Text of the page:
Sameer Cash was raised on a diet of Rock & Roll records and Hindu fairy tales. His father, born to a large Catholic family in Scarborough, Ontario, left the suburbs to follow the ungovernable religion of 1980’s post-punk. Cash’s mother, born among the mango trees of Kenya, by way of India, clung to her own upbringing through childhood memories and her mother’s cooking, seeking comfort and closure through many Canadian Prairie winters. Cash was born into an amalgamation of communities, converging at the point of least resistance: music (his father wrote and toured the world in various bands from the 1980’s to 2010’s, and his mother became a music manager, now in the industry for the past 30 years).
These threads of identity are embedded in the delicate and powerful 9 songs that make up the debut album from Sameer Cash. This City is an album about family and place, about friendships and how they get frayed. ‘When it gets too much, stay in touch with your mother and your high school band,’ he sings near the end of the album.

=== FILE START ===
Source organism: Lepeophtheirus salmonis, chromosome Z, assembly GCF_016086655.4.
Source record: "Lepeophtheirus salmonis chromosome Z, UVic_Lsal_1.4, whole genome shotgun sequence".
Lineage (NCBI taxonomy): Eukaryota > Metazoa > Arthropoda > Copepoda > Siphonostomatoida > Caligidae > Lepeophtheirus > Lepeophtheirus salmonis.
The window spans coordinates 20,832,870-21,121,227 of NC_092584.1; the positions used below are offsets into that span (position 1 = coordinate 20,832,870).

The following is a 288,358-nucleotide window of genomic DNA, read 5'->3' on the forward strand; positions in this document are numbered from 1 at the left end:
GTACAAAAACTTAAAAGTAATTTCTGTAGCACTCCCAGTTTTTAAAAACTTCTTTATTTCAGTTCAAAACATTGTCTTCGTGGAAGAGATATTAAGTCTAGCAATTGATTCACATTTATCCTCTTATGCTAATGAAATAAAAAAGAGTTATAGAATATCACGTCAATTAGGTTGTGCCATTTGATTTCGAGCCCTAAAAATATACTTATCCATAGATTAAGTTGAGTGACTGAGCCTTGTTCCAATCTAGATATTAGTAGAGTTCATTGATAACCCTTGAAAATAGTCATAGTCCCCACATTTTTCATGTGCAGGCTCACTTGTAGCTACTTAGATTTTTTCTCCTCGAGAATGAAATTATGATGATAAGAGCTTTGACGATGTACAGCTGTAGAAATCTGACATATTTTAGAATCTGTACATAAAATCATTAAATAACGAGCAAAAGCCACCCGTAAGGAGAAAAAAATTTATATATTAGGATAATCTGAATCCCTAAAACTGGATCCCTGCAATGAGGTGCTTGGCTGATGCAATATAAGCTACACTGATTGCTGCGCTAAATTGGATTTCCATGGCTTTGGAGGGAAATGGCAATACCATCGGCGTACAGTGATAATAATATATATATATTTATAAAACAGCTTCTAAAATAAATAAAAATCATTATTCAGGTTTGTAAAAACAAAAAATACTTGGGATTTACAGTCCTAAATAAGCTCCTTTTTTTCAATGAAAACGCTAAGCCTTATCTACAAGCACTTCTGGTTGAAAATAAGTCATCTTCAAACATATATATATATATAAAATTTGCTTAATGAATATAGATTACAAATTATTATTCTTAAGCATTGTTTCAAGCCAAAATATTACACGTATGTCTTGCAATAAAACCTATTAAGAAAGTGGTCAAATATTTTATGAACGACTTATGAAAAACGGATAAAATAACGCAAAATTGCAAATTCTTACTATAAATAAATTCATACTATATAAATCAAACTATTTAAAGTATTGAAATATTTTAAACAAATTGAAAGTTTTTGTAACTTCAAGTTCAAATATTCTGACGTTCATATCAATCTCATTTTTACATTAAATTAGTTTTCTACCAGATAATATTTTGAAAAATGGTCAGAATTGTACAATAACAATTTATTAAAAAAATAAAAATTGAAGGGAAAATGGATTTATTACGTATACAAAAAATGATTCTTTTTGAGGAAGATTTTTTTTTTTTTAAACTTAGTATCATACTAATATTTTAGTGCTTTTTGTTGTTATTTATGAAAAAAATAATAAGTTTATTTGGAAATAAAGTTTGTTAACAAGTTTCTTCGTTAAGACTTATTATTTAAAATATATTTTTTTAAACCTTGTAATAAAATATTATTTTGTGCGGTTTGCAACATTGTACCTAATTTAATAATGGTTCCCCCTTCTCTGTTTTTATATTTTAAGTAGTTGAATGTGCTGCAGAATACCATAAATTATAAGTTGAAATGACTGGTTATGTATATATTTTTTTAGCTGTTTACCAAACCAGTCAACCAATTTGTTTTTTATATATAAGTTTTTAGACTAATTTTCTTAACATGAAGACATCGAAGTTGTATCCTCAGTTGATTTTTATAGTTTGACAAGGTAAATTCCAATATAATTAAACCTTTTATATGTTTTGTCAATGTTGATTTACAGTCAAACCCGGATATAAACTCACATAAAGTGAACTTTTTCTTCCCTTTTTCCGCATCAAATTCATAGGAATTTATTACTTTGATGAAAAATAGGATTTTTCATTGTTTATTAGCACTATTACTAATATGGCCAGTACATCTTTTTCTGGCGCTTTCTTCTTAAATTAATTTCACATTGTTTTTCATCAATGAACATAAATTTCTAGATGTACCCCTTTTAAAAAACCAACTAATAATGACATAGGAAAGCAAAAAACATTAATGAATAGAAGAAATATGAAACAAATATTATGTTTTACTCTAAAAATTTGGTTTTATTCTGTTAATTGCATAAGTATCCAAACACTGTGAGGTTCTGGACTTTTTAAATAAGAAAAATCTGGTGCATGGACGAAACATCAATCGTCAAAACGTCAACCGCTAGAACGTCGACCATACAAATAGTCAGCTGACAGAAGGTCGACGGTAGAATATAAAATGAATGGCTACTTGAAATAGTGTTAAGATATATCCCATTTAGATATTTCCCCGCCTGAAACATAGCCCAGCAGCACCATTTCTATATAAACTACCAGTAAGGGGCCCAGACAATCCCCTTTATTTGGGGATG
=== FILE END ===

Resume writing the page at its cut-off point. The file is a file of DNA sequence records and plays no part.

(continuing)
There are intimate moments of quiet fortitude (“Driveway Moment”, “Easily”), rollicking blasts of glory (“Stay In Touch”, “Paralyzed”), and honest narratives on life and work in the city – a genre Cash has christened “gentrification ballads” (“This City”, “$3000”). This City is an ambitiously understated album that’ll soak you in melancholy and leave you out to dry in the sun.
While surely a forerunner for one of 2020’s most exciting releases, Sameer Cash’s This City is a journey you’ve been telling yourself you need to make but just haven’t gotten around to. Now you Can. Don’t worry though, Cash has done all the heavy lifting. All you have to do is push play.